Ribbon Cable Impedance

My question is not directly related to your publications. In the past I have seen many discussions regarding the topic "differential impedance" (for example in the Silist reflector). All explanations I have found are related to PCBs (coupled Microstrip or Stripline geometry for a special differential impedance).

Now I have a flat cable. I think the differential impedance between two neighboring wires of this cable (S+ and S-) is the same as the single ended impedance between two neighboring wires of this cable (S and GND).

Is this correct? I have found a data sheet for a flat cable with information about single ended impedance for S G S G S G (for example 90 Ohm) and differential impedance for S+ S- S+ S- S+ S- (for example 135 Ohm). I don't understand these values. I think that in a flat cable, the balanced and the unbalanced transmission have the same behavior. What is your opinion?

Thanks for your interest in high-speed digital design.

The ribbon cable situation is fairly simple, so we can develop some good intuition about its impedance. I'll relate to you here some of the reasoning tricks I've been shown by others.

When I configure a cable in the G S G S G configuration (one ground per signal), the signal wires each exhibit a certain impedance from signal to ground. Call that impedance Z.

Let's now use this cable in a differential configuration, like this, G S+ G S- G. Here I have placed a ground between every conductor. This configuration exhibits a differential impedance of precisely 2*Z.

I hope that much is clear to you. The same principle is at work when I transmit a differential signal on two non-interacting pieces of 50-ohm coax. The total voltage between the two coaxial conductors is double the single-ended voltage, but the net current in each is the same, so the differential impedance between two coax cable used in a differential configuration would be 100 ohms. As long as the signal paths don't interact, the differential impedance is always precisely twice the single-ended impedance of either path.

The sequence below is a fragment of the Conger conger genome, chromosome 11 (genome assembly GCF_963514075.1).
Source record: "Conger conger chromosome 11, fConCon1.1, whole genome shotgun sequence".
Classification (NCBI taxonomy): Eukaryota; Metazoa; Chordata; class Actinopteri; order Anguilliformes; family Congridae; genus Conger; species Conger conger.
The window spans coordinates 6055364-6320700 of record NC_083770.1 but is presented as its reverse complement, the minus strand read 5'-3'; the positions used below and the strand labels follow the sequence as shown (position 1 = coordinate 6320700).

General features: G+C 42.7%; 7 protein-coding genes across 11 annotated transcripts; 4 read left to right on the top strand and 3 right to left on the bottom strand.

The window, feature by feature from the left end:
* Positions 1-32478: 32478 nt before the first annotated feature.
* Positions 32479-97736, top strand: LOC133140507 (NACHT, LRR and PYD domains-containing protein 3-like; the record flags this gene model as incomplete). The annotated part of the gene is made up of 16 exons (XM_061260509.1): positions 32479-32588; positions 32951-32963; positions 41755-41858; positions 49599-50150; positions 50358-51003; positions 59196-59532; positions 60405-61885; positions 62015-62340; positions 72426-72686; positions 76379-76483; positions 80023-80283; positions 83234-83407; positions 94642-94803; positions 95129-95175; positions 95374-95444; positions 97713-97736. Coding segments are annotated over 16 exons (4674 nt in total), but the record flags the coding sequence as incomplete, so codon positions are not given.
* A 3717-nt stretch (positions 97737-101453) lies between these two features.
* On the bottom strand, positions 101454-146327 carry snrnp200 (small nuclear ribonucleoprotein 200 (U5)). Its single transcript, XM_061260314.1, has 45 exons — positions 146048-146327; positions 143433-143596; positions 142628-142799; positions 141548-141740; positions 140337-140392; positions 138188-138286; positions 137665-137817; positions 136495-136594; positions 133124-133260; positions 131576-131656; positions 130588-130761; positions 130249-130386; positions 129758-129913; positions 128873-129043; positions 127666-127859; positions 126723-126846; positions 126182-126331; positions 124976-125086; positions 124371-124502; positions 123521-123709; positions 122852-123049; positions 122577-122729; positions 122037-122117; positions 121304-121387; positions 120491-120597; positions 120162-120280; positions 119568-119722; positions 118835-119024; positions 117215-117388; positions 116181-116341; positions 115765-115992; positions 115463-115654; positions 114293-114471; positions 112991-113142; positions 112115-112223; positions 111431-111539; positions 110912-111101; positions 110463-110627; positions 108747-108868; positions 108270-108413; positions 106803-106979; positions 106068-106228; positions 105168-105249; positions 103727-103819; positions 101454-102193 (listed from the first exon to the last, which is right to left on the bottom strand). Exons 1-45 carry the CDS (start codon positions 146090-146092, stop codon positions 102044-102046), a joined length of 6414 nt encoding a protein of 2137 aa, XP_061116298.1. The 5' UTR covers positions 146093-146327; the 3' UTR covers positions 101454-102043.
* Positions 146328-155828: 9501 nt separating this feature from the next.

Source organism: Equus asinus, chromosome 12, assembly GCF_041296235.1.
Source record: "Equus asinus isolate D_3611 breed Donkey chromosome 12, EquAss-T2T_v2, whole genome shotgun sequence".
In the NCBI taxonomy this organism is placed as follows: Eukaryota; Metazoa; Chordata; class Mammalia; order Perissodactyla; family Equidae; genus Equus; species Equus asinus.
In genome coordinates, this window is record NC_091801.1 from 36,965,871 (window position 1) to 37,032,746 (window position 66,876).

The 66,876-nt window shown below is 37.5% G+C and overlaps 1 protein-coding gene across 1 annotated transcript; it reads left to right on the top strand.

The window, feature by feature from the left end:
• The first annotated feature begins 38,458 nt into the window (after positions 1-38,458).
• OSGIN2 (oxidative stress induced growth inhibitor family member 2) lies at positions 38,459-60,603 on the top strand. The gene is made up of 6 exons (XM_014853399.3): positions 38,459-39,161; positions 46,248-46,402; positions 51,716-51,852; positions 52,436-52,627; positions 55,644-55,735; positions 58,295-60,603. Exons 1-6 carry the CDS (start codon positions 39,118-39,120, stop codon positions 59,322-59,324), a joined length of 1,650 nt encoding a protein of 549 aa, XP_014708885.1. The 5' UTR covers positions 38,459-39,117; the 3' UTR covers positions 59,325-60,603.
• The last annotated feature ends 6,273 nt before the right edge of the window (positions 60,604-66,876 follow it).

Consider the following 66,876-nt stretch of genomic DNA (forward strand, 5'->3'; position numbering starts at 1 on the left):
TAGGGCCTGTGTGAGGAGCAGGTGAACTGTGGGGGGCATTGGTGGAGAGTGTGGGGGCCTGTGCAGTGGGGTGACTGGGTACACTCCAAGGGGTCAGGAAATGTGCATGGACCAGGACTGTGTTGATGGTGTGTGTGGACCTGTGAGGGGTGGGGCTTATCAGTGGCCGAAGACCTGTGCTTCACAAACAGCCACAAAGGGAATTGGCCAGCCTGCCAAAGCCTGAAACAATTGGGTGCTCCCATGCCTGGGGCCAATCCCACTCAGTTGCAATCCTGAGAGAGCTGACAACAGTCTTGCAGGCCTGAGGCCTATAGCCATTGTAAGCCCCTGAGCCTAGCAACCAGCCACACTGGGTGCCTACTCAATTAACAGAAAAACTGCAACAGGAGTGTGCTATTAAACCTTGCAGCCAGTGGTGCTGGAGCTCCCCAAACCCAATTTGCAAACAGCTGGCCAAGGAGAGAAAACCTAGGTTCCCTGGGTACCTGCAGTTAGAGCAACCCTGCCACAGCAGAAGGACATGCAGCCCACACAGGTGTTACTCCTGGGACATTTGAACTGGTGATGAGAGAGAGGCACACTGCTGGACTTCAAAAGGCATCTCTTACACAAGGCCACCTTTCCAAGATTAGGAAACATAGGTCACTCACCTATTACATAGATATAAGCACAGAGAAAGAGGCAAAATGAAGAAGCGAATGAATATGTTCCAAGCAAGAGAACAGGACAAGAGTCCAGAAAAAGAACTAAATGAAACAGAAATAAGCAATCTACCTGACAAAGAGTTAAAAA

Now let's consider a more common differential configuration like this: G S+ S- G (with one ground standing between each successive differential pair). The differential impedance of this structure is not 2*Z1. The existence of two antipodal (opposite) signals S+ and S- in close proximity creates a virtual ground at a point midway between the two signals. There might as well be a ground there, it wouldn't make any difference to the electromagnetic field patterns, because the voltage at that point is precisely zero anyway.

We could write this configuration as G S+ [virtual gnd] S- G, where the spacing on either side of the virtual ground is only half a space. This is the same thing as squashing the previous differential configuration G S+ G S- G to shrink the space on either side of the central ground conductor to half- size. In real life, if you were to squash the grounds closer to the signals like that, you would expect the differential impedance to drop, and it does. The differential impedance of the G S+ S- G configuration is always less than twice the single- ended impedance of the G S G S G configuration.

In practical cables with a single-ended impedance of 100 ohms the differential impedance in a G S+ S- G configuration usually works out to a value near 150 ohms (about 50arger). I am not at all surprised by your data.

About your specific question, if you use the configuration S+ S- S+ S- S+ S- without any grounds, you will get substantial amounts of crosstalk between the pairs (unless it's a twisted- pair ribbon cable, which you didn't mention). I don't recommend using that configuration for flat cables.

Best Regards,
Dr. Howard Johnson